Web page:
I'm at a point now where people's lives are dramatic enough on their own. I don't need to try to remember that their situation is more important than mine. That's good, I guess, as long as things keep working out.

At any rate: Welcome to planet Earth, little Leo. It's a beautiful place, full of weird and tricky things. You're gonna live here!

Wednesday, April 4, 2007

Your Hair Is So Round!

A couple months back, Mrs. Piddlington and Ma Smash came to visit me in New York. Because I am an excellent hostess, I took them to all the tourist spots. We went to the Empire State Building, the Algonquin for brunch and got our hair straightened in Chinatown. This last was the cheapest and definitely the most interesting.

I love getting my hair straightened. I have very, very, very curly hair. So curly that I can't brush it when it's dry, lest I bush out the curls. So curly that when I used to comb my hair, I used a pick, not a comb. Curly hair, my pals. When someone mentions how curly, I call them racist.

I have come to love my hair, after fighting against it for most of my life, but it's fun to have it all sleek and straight. It's like being in disguise. If you go to any salon on East Broadway in Chinatown, you can get a blow-out for ten bucks, and they massage your head like crazy into the bargain. They clean your ears. The first time I had this done, I was ashamed at how they dug in there, like there was definitely something wrong with my normal hygiene practices. Now I just lie back and let them at it.

Mom and Meg were amazed. At the price, at the lo-fi feel of the place (placards from the '80s, featuring girls with punk rock hair cuts and prices written on them in another language, piles of hair left to lie on the floor, and the staff doesn't speak English), at the way you can walk through a door in New York and be in another country. I picked up the tab and felt like a big spender for 30 bucks, and when we all walked out the door, we were movie stars with our freakishly straight hair blowing around us.

But! The best part was definitely when I was in the chair and the stylist's daughters descended. They were maybe six and eight, if I'm guessing, and dressed entirely in bubble-gum pink. The younger one was the talker, looked like a boy with her neat little soup-pan bob and upturned face, and wanted to talk to me about everything.

"You have a cut," she said, poking at a spot on my arm where I'd gotten grazed by my broken fridge door earlier in the day.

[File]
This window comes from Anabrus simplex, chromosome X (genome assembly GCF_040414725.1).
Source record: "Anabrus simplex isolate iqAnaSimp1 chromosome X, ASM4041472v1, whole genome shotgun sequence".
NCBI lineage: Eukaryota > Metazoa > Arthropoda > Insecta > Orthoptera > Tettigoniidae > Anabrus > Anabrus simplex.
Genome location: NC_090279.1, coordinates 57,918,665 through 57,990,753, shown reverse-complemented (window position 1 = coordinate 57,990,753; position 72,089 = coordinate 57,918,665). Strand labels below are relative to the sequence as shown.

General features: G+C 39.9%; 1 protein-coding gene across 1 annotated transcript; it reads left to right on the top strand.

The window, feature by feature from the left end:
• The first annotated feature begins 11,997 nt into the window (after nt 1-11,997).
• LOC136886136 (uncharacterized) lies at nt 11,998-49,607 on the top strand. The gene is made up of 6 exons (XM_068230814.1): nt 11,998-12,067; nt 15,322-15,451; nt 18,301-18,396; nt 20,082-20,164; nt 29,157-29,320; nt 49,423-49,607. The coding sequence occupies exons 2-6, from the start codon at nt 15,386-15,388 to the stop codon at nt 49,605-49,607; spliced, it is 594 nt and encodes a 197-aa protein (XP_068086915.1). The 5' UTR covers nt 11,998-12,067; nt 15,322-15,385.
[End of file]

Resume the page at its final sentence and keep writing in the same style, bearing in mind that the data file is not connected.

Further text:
The stylist looked at me like, is this OK?

"I do," I said.

"I have a Band-Aid," she said, and reached into a tin in her Dad's station and produced one.

"Let me put that on," I said, too late. "OK, well, don't touch the cut, OK?"

She cocked her head. "Why not?"

"Other people's cuts are dirty."

"But mine aren't?"

"Not to you."

She stuck her tongue out of the side of her mouth. "That doesn't make any sense. Hey! I have a Barbie!" She nudged her sister. "Show her my Barbie."

The sister, looking terrified, pulled a Barbie from behind her back. It was dressed in a bright green dress, very Christmasy, obviously homemade.

"We're going to change her outfit," she said. "Don't look!"

The stylist smiled at me and pulled out the flat-iron.

"Don't look!"

"I'm not," I said, and put my hand over my eyes.

"OK, now look."

The Barbie was now wearing another homemade outfit, this one blue and yellow.


"OK, we're going to change it again. Don't look!"

This went on for three or four more outfits. After awhile, she got bored, and climbed up on my lap.

"Oh, hi," I said.

She dug her hands into the side of my hair that wasn't straightened and fixed me with a very serious look, as though she was deciding whether or not to buy me. "Your hair is so round!" she said, pulling out a curl and letting it bounce back.

"It is."

"But it's so round! Is that your sister?"

Easy call: Mom and Meg and I were the only white ladies in the salon.

"She is."

"Her hair isn't round."

"No, it's not."

"Huh. Is that your mother?"

"It is."

"Her hair isn't round."

"Nope. I'm the only one with round hair."


"I don't know. I was born that way."

She nodded solemnly. She pointed at her sister, who now looked terrified completely. "Our hair is the same."

"Yes, it's very pretty."

She shook her head. "Your hair is very, very round."

What can you say? Mouths of babes, etc. It is round.

Coworker Dennis Has an Answer for Everything

JennieSmash: Meanwhile, since I've started working out again, I am gaining weight. I'm sure it's muscle, but it's annoying.

CoworkerDennis: You are just becoming She-Ra. It's a natural part of growing up.

JennieSmash: Ha ha ha.
JennieSmash: Oh, awesome.

CoworkerDennis: That's you on the right.

JennieSmash: Oh my God, there I am.
JennieSmash: With my FACE WINGS.

Sunday, April 1, 2007

Last Name Freely, First Initials I.P.

Someone has seriously dropped most of my friends on their heads, because a significant portion of them claim to be engaged to people they've known for under six months. This is, as a saner pal of mine recently put it, "faster than movie stars" and just generally out of control.

It does however, give me a perfect opportunity to prank people.

TEXT FROM JEN HUBLEY, 4/1/2007, 2:35 PM:

Guess what?

TEXT FROM CATHY C-, 4/1/2007, 3:43 PM:


TEXT FROM JEN HUBLEY, 4/1/2007, 3:45 PM:

I'm getting married!!!

TEXT FROM CATHY C-, 4/1/2007 3:46 PM:


TEXT FROM JEN HUBLEY, 4/1/2007 3:50 PM:


TEXT FROM CATHY C-, 4/1/2007 3:53 PM:

ha ha ha